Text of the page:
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Old 12-05-2012, 05:04 PM   #16
SPO
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Joined: Sep 2007
Oddometer: 150
I did the ST to G/ST conversion earlier this year. "La Suerte" is a 1983 ST with the following mods-

R100gs tank
R100gs front end
Baja Designs headlight with boatman conversion
Acewell gauge
Enduralast Alternator upgrade
Pivot pegz

Bike works fantastic as a tourer, a long distance bike, and as a fire road bike. Completed a 6k mile trip around the west including the CDR from S to N.

Great bike. Still gotta finish my ride report...man, there's a lot to write about...

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Old 12-05-2012, 07:17 PM   #17
supershaft
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I would rather have a Mono any day but they are my favorite airheads.
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Old 12-05-2012, 08:34 PM   #18
Box'a'bits
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Location: Wellington, New Zealand
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Looking at your ST, all the bits it already has on it, & its current condition, I'd keep it, and convert it over time.
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Old 12-05-2012, 09:06 PM   #19
igormortis
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Quote:
Originally Posted by Box'a'bits View Post
Looking at your ST, all the bits it already has on it, & its current condition, I'd keep it, and convert it over time.
Yeah, I'd be inclined to do the same. But only if your goal is further on from a standard GS. If you just want a starting point, then you already have a perfect one.
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Old 12-05-2012, 09:32 PM   #20
Airhead Wrangler
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Location: Back in Seattle, FINALLY
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Quote:
Originally Posted by SPO View Post
.

Looking good.
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Current rides: HPN #834, '93 R100GSPD "red rocket", '73 R75/5 Toaster mongrel, '80 Ducati Pantah 500SL, '92 DR350, '67 Honda SS50, '80 Honda Chaly.
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Old 12-05-2012, 09:36 PM   #21
SPO
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Originally Posted by Airhead Wrangler View Post
Looking good.
Truth be told-I was singing "White Wedding" by Billy Idol when this pic was snapped. Hence the snarl.
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Old 12-06-2012, 11:32 AM   #22
One Less Harley
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Joined: Nov 2006
Location: Bowling Green, Ky
Oddometer: 4,578
Nice ST, it'll cost a couple of grand to G/S-ize the ST, front forks and a longer rear shock.For me the G/S fork is crap and needs to be changed out anyway so even on a G/S one would have to change the fork..IMHO. I like the lighter and smaller G/S over the GS. It suits my needs perfectly.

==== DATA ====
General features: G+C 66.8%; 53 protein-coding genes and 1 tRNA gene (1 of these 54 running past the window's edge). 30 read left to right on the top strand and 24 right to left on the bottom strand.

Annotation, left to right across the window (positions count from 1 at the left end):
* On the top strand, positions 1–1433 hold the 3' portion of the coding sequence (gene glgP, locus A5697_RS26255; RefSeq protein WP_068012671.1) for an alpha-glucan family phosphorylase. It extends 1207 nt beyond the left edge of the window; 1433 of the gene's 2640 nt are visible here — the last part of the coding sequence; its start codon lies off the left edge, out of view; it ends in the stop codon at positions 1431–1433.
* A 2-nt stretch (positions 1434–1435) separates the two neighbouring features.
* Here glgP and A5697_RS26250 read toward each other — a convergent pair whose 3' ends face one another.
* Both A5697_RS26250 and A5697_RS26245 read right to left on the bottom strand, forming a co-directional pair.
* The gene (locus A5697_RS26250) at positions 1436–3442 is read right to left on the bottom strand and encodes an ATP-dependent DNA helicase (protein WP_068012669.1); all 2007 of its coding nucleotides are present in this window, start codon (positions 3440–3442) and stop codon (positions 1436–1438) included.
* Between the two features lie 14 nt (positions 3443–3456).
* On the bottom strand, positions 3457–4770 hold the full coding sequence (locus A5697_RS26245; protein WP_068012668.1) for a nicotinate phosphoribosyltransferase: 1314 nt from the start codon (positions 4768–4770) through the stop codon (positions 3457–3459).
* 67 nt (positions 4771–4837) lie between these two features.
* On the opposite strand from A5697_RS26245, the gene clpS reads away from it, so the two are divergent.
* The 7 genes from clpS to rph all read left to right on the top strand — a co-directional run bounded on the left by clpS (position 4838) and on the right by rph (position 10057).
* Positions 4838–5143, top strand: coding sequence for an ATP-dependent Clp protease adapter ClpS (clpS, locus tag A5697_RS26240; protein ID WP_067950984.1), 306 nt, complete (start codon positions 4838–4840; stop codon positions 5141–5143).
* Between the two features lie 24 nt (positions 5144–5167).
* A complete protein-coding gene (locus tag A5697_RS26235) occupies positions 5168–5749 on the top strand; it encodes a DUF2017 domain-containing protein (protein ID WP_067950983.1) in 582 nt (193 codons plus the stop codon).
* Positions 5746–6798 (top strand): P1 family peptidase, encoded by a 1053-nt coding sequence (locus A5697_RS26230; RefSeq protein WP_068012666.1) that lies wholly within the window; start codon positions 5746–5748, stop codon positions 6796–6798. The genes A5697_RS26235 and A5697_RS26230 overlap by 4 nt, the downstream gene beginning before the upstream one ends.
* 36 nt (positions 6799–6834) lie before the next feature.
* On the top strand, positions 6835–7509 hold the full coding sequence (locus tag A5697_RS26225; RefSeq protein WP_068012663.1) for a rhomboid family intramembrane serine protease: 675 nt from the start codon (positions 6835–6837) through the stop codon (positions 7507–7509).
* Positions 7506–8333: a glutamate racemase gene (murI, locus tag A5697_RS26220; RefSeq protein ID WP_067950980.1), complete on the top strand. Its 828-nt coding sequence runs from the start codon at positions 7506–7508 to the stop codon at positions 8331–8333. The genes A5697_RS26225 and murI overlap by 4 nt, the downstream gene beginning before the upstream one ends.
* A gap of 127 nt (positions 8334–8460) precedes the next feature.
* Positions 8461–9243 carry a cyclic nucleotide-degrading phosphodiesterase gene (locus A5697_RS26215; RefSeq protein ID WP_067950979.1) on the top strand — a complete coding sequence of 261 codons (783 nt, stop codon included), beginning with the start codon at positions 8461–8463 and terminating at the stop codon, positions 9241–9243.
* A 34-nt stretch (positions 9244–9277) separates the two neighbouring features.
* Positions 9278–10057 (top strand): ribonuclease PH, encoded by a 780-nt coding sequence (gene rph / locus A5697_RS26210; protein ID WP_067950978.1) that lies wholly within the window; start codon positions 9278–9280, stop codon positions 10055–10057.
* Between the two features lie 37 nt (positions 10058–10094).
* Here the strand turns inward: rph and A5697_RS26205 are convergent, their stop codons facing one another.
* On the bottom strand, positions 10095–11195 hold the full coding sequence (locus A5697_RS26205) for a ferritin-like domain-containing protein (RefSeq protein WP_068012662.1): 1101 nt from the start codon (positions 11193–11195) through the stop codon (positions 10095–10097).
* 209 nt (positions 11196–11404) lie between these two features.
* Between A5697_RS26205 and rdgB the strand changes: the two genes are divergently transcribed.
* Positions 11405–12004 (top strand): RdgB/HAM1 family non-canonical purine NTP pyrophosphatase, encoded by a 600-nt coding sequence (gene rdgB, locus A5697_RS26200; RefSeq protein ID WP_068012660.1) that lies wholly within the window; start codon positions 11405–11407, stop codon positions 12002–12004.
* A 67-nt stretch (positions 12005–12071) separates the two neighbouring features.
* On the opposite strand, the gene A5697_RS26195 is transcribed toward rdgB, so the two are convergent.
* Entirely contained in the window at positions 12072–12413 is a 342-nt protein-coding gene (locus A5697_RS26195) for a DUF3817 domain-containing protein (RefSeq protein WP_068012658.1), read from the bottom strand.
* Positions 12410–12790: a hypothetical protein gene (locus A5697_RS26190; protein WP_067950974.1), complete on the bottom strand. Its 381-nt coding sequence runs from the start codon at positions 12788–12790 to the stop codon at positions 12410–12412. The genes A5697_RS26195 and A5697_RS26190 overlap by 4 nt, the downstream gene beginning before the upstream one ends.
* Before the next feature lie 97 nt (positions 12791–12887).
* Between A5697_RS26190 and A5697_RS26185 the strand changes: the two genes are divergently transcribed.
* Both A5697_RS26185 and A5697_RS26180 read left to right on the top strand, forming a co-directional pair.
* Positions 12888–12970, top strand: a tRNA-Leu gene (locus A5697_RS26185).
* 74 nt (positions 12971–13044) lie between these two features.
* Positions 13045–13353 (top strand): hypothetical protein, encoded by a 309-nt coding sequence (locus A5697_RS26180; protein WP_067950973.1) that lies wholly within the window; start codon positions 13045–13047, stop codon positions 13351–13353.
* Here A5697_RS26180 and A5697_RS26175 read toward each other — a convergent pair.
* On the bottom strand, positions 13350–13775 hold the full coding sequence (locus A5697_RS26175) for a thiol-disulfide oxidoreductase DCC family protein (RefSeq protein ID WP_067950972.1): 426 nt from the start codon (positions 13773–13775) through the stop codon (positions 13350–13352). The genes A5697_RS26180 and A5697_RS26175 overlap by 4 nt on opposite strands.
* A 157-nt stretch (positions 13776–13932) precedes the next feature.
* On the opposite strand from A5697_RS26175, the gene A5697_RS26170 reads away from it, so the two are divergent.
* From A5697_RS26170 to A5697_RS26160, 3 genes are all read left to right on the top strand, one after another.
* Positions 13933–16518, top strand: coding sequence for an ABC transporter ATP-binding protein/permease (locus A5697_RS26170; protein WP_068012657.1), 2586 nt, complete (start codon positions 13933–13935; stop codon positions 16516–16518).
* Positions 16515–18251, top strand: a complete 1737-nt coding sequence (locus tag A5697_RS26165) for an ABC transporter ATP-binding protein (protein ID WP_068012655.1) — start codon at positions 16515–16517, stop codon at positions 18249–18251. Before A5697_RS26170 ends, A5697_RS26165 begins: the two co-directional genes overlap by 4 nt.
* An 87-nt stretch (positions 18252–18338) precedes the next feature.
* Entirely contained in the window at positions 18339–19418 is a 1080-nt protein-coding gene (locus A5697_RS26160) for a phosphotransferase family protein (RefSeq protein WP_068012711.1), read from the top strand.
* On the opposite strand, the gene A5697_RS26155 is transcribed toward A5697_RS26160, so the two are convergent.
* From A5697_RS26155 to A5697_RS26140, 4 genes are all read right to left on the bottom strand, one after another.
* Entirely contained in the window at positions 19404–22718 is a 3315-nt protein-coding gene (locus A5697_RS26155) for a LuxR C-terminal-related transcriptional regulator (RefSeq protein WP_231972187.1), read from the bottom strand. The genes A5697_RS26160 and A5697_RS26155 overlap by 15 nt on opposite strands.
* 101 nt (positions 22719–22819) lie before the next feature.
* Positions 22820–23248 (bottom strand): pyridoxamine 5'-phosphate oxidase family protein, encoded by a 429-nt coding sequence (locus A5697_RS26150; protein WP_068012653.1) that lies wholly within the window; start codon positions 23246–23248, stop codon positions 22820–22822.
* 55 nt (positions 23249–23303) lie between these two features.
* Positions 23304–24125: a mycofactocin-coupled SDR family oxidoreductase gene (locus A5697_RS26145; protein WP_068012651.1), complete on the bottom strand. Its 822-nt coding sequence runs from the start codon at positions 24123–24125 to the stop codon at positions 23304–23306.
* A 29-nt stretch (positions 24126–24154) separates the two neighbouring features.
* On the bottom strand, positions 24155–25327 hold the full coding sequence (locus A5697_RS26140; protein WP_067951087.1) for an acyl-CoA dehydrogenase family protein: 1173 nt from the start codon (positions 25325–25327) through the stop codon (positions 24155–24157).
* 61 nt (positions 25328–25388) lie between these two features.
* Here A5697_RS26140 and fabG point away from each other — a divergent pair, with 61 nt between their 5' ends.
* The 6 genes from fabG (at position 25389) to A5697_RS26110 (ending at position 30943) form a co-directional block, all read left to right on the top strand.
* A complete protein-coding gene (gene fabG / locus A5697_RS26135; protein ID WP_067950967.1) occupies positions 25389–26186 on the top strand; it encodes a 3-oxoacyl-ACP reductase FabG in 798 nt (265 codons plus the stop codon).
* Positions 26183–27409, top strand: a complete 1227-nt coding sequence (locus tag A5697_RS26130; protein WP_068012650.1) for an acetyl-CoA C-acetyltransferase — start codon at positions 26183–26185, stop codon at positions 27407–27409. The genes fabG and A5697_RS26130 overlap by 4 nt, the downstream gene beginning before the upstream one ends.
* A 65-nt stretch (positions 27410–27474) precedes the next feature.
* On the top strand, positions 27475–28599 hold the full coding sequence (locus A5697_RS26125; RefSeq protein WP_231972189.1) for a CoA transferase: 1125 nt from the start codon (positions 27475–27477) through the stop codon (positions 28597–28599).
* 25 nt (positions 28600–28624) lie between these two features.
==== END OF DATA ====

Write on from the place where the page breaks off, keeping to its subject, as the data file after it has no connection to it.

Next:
G/S
+ it's a G/S
+ lighter weight
+ durability (monolever)
+ better off road.
+ good road manners (see note on forks)
- front forks are crap and SHOULD (IMHO) be replaced.
- front brakes weak but can take a larger rotor (+500)
- lacks power for two up touring
- weak subframe when using hard bags

GS-
+ two up touring
+ power
+ brake mod to four pot caliper $150 or less
+ better front forks
+ sub frame stronger.
- not as durable drive line ( driveshaft)
- heavier not as nimble off road.

If money on improvements isn't an issue the G/S is better IMHO, hands down....if you don't mind dropping the cash. If you have the ability to wrench on it for the modifications this can be fun. If not then besides the drive shaft expense the GS might be a better choice, especially if not going to push the bike off road.
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Old 12-06-2012, 04:54 PM   #23
igormortis
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I'm gonna suggest that the "lightweight" G/S is something of a conceit.

Take a G/S and an early '88-'90 GS. Give 'em the same tank, starter, and exhaust system.

I'm willing to bet that there's not much more than 5-6kg between them at this point. Consider it the price of better suspension, stronger and tubeless wheels, better rear subframe, more travel, and a longer wheelbase. Oh yeah, more power. But not as cool.

Someone prove me wrong.
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Old 12-06-2012, 08:07 PM   #24
Box'a'bits
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Location: Wellington, New Zealand
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Quote:
Originally Posted by igormortis View Post
I'm gonna suggest that the "lightweight" G/S is something of a conceit.

Take a G/S and an early '88-'90 GS. Give 'em the same tank, starter, and exhaust system.

I'm willing to bet that there's not much more than 5-6kg between them at this point. Consider it the price of better suspension, stronger and tubeless wheels, better rear subframe, more travel, and a longer wheelbase. Oh yeah, more power. But not as cool.

Someone prove me wrong.
The forks & cross spoke wheels on a GS weigh a ton....
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It's just better when there's twins involved....